Aims: This is an immunohistochemical study to compare CD10 expression in benign, borderline, and malignant phyllodes tumors, in order to highlight its diagnostic and prognostic values.
Materials and Methods: This study conducted 34 Egyptian female cases of phyllodes tumors of different grades to be studied histologically and immunohistochemically using antibodies against CD10. Statistical
Analysis: The Chi-square test was used to determine differences in CD10 expression between benign, borderline, and malignant tumors. One-way ANOVA test was used to determine whether the difference was significant. Significance was established at P<0.05.
Results: In the 24 cases of benign phyllodes tumors, only four cases (16.7%) showed positive CD10 reactivity. Three cases (60%) out of five borderline phyllodes tumors showed positive CD10 reactivity, while four (80%) out of five cases of malignant phyllodes tumors showed positive CD10 staining.
Conclusion: From these highly significant results, we believe that there is a strong correlation between CD10 expression and tumor grade, which could be an important observation that may have both diagnostic and prognostic implications as well as promising potential target for development of novel therapies.
The treatment and prognosis of patients with phyllodes tumor of the breast: an analysis of 170 cases. March 1996
Reinfuss M, Mituś J, Duda K, Stelmach A, Ryś J, Smolak K.
Department of Radiotherapy, Center of Oncology, Maria Sklodowska-Curie Memorial Institute, Krakow, Poland.
BACKGROUND: The study addresses the controversial prognostic and therapeutic aspects of phyllodes tumor of the breast.
METHODS: Records of 170 women with phyllodes tumor of the breast were reviewed. On the basis of the criteria proposed by Azzopardi and Salvadori et al., including estimation of tumor margin, growth of the connective tissue component, mitoses, and cellular atypia, the entire series was divided into three histotypes of phyllodes tumor, i.e., benign (92 cases, 54.1%), borderline (19 cases, 11.2%), and malignant (59 cases, 34.7%). Ninety-eight patients (57.6%) were treated by wide local excision (79 benign, 15 borderline, and 4 malignant), 43 (25.3%) by simple mastectomy (13 benign, 4 borderline, and 26 malignant), and 29 (17.1%) by radical mastectomy (all malignant).
RESULTS: Of the 170 treated patients, 141 (82.9%) survived 5 years without evidence of disease. In the Cox multivariate analysis the histotype of the tumor was the only independent prognostic factor: 5-year NED survival was observed in 95.7% of the patients with benign phyllodes tumor, 73.7% with borderline phyllodes tumor, and 66.1% with malignant phyllodes tumor. After a wide local excision 98.7% of the patients with benign tumor, and 80% with borderline tumor, were cured. Local recurrence was found in 14 patients (8.2%) (4 benign, 3 borderline, and 7 malignant); 10 of these underwent reoperation (7 wide local excision, 3 radical mastectomy) and survived 5 years NED.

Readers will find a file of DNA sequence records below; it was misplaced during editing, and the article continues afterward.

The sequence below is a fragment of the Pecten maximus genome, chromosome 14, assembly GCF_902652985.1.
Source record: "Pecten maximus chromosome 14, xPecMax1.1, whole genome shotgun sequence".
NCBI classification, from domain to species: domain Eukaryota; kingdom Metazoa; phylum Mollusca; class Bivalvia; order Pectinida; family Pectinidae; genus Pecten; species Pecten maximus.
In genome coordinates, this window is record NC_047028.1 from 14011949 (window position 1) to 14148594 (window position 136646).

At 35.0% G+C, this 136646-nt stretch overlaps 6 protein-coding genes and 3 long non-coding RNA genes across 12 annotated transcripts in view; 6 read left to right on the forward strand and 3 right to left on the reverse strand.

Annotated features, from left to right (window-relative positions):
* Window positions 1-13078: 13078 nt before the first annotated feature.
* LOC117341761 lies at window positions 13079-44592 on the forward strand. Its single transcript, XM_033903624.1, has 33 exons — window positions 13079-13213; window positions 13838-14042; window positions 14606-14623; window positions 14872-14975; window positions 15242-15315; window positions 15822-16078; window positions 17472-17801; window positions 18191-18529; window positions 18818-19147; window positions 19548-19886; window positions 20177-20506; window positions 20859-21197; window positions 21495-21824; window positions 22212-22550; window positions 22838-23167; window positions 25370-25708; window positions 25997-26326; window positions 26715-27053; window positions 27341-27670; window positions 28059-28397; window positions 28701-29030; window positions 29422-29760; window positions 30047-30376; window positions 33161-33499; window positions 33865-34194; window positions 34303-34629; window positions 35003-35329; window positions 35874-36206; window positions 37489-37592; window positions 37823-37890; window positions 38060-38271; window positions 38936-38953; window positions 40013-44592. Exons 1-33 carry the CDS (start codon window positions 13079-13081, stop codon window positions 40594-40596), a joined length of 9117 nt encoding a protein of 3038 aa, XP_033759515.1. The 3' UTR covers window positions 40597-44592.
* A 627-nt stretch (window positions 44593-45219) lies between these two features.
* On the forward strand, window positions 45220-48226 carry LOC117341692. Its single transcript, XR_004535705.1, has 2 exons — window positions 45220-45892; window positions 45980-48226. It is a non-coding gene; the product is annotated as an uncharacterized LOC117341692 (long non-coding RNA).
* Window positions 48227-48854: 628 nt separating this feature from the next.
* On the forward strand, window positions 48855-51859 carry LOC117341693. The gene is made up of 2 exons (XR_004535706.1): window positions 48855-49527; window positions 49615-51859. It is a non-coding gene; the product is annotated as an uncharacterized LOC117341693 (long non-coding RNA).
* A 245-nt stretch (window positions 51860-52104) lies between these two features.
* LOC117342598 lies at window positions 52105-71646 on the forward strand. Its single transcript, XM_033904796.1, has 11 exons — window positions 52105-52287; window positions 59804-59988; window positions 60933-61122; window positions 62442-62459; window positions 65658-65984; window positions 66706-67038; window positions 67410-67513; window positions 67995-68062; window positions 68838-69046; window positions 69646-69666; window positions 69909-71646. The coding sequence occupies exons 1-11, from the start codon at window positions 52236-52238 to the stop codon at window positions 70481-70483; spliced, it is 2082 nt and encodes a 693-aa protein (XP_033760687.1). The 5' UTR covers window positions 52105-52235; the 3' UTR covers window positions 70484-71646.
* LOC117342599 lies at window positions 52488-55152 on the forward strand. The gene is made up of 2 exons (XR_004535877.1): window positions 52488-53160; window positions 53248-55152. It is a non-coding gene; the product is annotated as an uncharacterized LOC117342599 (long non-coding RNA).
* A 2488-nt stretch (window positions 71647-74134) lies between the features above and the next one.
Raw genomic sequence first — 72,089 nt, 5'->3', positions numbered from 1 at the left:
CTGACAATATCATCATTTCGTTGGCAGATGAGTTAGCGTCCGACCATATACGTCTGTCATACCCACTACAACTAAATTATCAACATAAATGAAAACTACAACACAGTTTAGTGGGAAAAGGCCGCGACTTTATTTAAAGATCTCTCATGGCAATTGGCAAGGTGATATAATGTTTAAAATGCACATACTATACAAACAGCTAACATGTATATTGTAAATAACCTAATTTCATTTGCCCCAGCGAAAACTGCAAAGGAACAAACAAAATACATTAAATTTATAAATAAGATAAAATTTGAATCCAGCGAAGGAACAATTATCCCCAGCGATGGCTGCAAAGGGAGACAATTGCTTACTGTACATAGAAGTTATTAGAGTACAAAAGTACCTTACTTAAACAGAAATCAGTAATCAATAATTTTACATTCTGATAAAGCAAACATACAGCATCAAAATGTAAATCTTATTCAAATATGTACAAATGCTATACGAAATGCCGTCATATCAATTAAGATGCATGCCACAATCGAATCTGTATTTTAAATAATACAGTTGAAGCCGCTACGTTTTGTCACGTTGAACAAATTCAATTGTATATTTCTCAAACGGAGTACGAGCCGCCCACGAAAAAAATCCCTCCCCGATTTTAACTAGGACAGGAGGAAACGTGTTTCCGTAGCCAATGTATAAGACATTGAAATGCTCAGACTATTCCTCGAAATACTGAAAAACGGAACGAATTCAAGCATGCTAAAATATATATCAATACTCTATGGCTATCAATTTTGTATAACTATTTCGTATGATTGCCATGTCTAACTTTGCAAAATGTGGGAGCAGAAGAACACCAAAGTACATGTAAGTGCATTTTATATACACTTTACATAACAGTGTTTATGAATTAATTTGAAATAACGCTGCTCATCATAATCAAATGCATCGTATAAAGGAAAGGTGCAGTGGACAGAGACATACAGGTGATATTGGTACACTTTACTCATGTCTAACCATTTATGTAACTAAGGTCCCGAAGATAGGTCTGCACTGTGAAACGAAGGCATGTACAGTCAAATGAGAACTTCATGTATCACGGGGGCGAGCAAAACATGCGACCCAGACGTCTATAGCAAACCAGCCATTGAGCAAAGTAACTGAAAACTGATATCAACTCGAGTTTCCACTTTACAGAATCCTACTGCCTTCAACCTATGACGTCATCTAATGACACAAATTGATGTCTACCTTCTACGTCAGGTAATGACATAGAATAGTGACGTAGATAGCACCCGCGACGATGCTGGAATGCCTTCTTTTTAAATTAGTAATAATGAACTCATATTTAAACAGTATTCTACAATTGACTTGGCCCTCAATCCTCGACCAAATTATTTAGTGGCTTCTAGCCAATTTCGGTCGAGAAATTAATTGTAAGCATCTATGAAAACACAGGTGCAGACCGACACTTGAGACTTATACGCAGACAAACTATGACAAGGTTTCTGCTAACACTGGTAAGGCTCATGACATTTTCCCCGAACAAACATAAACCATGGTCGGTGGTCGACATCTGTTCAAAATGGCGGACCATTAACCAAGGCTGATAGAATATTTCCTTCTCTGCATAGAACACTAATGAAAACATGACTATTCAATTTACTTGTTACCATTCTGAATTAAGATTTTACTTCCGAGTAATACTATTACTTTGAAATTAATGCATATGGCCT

CONCLUSIONS: The histotype of phyllodes tumor (benign, borderline, and malignant), assessed on the basis of the criteria proposed by Azzopardi and Salvadori et al., was the only prognostic factor in our group of patients. Based on the data from literature and our own observations, we observed that a wide local excision, with an adequate margin of normal breast tissue, is the preferred initial therapy for phyllodes tumor of the breast.
Delayed cardiac metastasis from phyllodes breast tumor presenting as cardiogenic shock. 2011
Key words: Breast neoplasms/pathology, cardiac surgical procedures, electrocardiography, fatal outcome, heart neoplasm metastasis, heart ventricles, neoplasm invasiveness, neoplasms/secondary/surgery, phyllodes tumor/pathology/secondary/surgery, recurrence
THIJ Texas Heart Institute Journal
Predicting clinical behaviour of breast phyllodes tumours: a nomogram based on histological criteria and surgical margins. Nov 2011
Molecules involved in epithelial-mesenchymal transition and epithelial-stromal interaction in phyllodes tumors: implications for histologic grade and prognosis. Dec 2011
Keywords: Breast – Phyllodes tumor – Grade – Twist
Differentiation Between Phyllodes Tumor and Fibroadenoma Using Real-Time Elastography. Dec 2011
Key words fibroadenoma - phyllodes tumor - elastography - breast
Malignant transformation of breast fibroadenoma to malignant phyllodes tumor: long-term outcome of 36 malignant phyllodes tumors. Oct 2011
Keywords Malignant phyllodes tumor – Fibroadenoma – Malignant transformation – Breast tumor – Cohort study
Malignant phyllodes tumor of the breast: case report. Oct 2011
Phyllodes Tumor of the Breast: Role of CD10 in Predicting Metastasis. Oct 2011
Phyllodes tumors: race-related differences. Oct 2011
Diffuse expression of PAX2 and PAX8 in the cystic epithelium of mixed epithelial stromal tumor, angiomyolipoma with epithelial cysts, and primary renal synovial sarcoma: evidence supporting renal tubular differentiation. Sept 2011
Keywords PAX8, PAX2, AMLEC, MEST, synovial sarcoma
Borderline phyllodes tumor with an incidental invasive tubular carcinoma and lobular carcinoma in situ component: a case report. Sept 2011
Keywords: Breast neoplasms, Breast screening, Fibroepithelial tumor, Mammography.
also includes (1) Retroperitoneal Lymph Node Dissection and (2) Laparoscopic Retroperitoneal Lymph Node Dissection